Ecological - Second Order
Recovery after fire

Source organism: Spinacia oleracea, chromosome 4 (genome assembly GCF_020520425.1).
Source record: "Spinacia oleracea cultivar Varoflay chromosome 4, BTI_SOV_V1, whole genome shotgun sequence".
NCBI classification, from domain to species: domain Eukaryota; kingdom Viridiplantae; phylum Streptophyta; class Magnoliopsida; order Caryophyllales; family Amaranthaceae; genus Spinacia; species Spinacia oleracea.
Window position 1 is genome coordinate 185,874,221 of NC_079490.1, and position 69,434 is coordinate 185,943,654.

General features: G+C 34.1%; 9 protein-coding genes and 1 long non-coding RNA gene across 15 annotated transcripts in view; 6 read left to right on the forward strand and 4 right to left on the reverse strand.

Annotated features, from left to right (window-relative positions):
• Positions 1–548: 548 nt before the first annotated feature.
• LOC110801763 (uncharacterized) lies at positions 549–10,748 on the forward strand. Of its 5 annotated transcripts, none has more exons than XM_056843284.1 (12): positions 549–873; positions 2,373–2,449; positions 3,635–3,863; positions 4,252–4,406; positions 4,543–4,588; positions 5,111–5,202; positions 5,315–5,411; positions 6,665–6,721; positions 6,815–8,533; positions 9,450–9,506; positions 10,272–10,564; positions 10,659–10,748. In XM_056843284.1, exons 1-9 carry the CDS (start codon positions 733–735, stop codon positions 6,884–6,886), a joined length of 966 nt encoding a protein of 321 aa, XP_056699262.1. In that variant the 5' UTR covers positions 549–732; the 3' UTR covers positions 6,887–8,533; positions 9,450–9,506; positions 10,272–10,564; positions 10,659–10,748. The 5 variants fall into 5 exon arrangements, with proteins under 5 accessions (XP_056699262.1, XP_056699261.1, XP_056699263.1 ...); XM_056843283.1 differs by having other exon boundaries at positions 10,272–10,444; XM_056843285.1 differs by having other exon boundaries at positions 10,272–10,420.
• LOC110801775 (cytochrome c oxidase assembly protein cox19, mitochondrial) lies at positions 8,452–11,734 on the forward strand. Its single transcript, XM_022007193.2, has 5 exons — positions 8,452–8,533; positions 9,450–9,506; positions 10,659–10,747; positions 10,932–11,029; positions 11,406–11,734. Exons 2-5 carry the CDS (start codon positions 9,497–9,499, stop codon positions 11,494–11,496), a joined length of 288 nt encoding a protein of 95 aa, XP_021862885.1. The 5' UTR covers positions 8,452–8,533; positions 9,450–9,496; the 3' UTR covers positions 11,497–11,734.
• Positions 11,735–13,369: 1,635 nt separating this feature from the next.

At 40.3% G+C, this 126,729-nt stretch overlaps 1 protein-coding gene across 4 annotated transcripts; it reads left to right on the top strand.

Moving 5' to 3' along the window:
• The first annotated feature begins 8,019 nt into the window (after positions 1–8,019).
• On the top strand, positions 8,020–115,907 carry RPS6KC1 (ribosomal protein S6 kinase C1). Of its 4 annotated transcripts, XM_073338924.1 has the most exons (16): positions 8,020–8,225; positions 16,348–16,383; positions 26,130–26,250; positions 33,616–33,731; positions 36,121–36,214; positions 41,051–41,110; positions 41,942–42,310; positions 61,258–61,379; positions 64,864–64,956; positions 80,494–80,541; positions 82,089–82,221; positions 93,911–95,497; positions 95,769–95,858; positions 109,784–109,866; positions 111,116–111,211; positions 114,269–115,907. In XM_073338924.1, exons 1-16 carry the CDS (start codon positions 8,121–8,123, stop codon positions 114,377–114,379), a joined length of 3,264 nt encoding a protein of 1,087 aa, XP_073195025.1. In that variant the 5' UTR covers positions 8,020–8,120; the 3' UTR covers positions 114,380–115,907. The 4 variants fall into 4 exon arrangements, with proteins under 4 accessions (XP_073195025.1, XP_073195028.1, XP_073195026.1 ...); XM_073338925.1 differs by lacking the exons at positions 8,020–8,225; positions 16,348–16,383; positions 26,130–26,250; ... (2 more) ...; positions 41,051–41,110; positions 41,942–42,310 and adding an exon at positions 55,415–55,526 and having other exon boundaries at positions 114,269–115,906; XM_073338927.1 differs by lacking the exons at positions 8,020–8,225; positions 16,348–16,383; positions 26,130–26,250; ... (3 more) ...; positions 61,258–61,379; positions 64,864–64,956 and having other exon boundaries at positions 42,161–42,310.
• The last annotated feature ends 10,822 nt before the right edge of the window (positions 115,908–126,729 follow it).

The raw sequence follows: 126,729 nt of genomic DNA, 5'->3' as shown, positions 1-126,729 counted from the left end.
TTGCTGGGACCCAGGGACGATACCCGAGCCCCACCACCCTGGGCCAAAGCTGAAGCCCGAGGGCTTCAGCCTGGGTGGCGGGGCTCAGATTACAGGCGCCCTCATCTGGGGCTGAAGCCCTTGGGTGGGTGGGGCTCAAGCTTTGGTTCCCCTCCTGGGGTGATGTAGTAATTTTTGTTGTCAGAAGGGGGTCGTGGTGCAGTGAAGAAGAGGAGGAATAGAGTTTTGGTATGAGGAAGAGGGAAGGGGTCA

Whitebark pine (Pinus albicaulis Engelm.) populations are declining nearly rangewide from a combination of factors, including mountain pine beetle (Dendroctonus ponderosae Hopkins, 1902) outbreaks, the exotic pathogen Cronartium ribicola J.C. Fisch. 1872, which causes the disease white pine blister rust, and successional replacement due to historical fire exclusion practices. With high mortality in cone-bearing whitebark pine, seed production may not be sufficient to support natural regeneration after disturbance such as wildfire. Our objective was to examine the relationship between whitebark pine seed source health and whitebark pine regeneration density in adjacent burns. We sampled regeneration and seed source health in 15 burns within six national forests and three Wilderness Areas in Montana, ranging from 5 to 23 years old. We found a significant, positive relationship between seed source health and seedling density in adjacent burns. Natural regeneration was sparse when the proportion of damaged or dead whitebark pine in the seed source exceeded 50%. Factors that influenced the presence of whitebark pine regeneration within a burn included both vegetation cover and potential solar radiation. Sites closer to seed sources had higher probabilities of seedling occurrence, but seedlings were present throughout most burns. Our results suggest that managers can prioritize restoration plantings of whitebark pine seedlings after wildfire based on the health status of the nearest seed sources.